Professor Miller continues the story of the American Industrial Revolution in New York and Chicago, looking at the lives of Andrew Carnegie, Gustavus Swift, and the countless workers in the packinghouse and on the factory floor. The New City Professor Miller explores the tension between the messy vitality of cities that grow on their own and those where orderly growth is planned.
Feminists gain a foothold in their fight for the right to vote, while farmers organize and the Populist Party appears on the American political landscape. Capital and Labor The making of money pits laborers against the forces of capital as the twentieth century opens.
Professor Miller introduces the miner as the quintessential laborer of the period -- working under grinding conditions, organizing into unions, and making a stand against the reigning money man of the day, J.
A Vital Progressivism Professor Martin offers a fresh perspective on Progressivism, arguing that its spirit can be best seen in the daily struggles of ordinary people.
In a discussion with Professors Scharff and Miller, the struggles of Native Americans, Asian Americans, and African Americans are placed in the context of the traditional white Progressive movement.
World War II America is enveloped in total war, from mobilization on the home front to a scorching air war in Europe. The Fifties World War II is fought to its bitter end in the Pacific and the world lives with the legacy of its final moment: The Sixties Professor Scharff weaves the story of the Civil Rights movement with stories of the Vietnam War and Watergate to create a portrait of a decade.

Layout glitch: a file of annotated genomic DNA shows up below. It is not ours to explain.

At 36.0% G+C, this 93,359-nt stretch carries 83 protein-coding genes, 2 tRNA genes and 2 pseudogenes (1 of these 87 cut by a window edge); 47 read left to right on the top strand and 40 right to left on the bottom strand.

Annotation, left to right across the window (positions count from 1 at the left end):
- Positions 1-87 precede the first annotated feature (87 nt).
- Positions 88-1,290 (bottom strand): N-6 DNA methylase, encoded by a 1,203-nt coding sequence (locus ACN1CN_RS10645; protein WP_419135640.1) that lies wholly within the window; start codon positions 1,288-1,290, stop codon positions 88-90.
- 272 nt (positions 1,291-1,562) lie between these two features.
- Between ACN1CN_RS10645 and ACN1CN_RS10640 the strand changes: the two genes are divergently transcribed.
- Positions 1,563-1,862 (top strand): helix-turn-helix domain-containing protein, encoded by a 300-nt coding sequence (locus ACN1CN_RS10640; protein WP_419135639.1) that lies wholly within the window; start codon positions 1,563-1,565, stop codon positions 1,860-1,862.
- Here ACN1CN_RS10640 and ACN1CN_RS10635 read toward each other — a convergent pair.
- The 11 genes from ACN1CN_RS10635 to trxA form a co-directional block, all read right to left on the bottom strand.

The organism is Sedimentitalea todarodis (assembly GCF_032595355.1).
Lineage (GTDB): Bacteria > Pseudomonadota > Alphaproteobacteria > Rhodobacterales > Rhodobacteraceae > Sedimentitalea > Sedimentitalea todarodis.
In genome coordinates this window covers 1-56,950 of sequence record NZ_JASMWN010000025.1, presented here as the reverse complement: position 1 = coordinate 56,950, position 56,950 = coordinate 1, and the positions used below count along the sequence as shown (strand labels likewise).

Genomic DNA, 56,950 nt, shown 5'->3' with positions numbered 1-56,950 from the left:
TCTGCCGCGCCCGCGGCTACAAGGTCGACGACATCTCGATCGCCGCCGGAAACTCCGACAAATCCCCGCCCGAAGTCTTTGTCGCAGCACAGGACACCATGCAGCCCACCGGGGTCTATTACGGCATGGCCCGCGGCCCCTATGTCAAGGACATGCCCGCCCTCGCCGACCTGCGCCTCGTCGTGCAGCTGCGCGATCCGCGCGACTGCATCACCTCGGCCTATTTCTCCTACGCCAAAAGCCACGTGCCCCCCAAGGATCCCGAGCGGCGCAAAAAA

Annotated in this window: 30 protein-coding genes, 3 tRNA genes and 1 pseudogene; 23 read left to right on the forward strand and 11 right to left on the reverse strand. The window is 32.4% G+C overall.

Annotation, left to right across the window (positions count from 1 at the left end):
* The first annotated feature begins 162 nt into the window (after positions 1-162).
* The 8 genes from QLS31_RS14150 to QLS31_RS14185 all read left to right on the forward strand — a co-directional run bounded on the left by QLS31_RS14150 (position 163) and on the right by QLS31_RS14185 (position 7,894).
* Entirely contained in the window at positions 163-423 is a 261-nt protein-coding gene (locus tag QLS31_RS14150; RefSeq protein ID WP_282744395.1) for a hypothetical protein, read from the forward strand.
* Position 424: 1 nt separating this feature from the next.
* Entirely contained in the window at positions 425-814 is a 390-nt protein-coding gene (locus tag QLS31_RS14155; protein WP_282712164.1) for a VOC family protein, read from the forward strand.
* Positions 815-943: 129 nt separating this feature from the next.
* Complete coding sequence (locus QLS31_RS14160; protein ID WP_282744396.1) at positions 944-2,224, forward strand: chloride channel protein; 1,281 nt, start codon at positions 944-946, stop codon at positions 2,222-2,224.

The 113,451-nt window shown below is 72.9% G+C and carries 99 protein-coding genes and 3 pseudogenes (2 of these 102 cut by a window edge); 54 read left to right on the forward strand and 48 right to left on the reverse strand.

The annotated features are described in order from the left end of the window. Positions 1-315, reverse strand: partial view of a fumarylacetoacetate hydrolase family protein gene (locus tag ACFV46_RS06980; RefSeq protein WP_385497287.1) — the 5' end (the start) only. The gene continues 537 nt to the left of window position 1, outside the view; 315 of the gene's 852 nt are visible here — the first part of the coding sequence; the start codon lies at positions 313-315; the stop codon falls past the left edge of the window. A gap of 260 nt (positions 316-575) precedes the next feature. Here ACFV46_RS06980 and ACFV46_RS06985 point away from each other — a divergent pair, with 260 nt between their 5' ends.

Lyndon Johnson emerges as a pivotal character, along with Stokely Carmichael, Fanny Lou Hamer, and other luminaries of the era. Contemporary History The entire team of historians joins Professor Miller in examining the last quarter of the twentieth century.
A montage of events opens the program and sets the stage for a discussion of the period -- and of the difficulty of examining contemporary history with true historical perspective.
Television critic John Leonard offers a footnote about the impact of television on the way we experience recent events.Colonial Williamsburg journal, a popular history magazine about historic Williamsburg its people.
Giving the slip to censoring eyes, interpreters Richard Gilliland and Megan Brown climb into a hayloft to kindle a mock courtship. Jul 31, · An Online Tagalog - English Dictionary Learn Tagalog or Filipino Language for free. Colonial Williamsburg journal, a popular history magazine about historic Williamsburg its people.
Biography. Rolfe was born in Heacham, Norfolk, England, as the son of John Rolfe and Dorothea Mason, and was baptized on 6 May At the time, Spain held a virtual monopoly on the lucrative tobacco trade.
Most Spanish colonies in the New World were located in southern climates more favorable to tobacco growth than the English settlements, notably Jamestown.
Fragrances today are mostly a fusion of ingredients taken from nature – or inspired by nature – together with the synthetics (man-made ingredients) that are used to make them last longer, ‘carry further’, or stay ‘true’, when worn on the skin.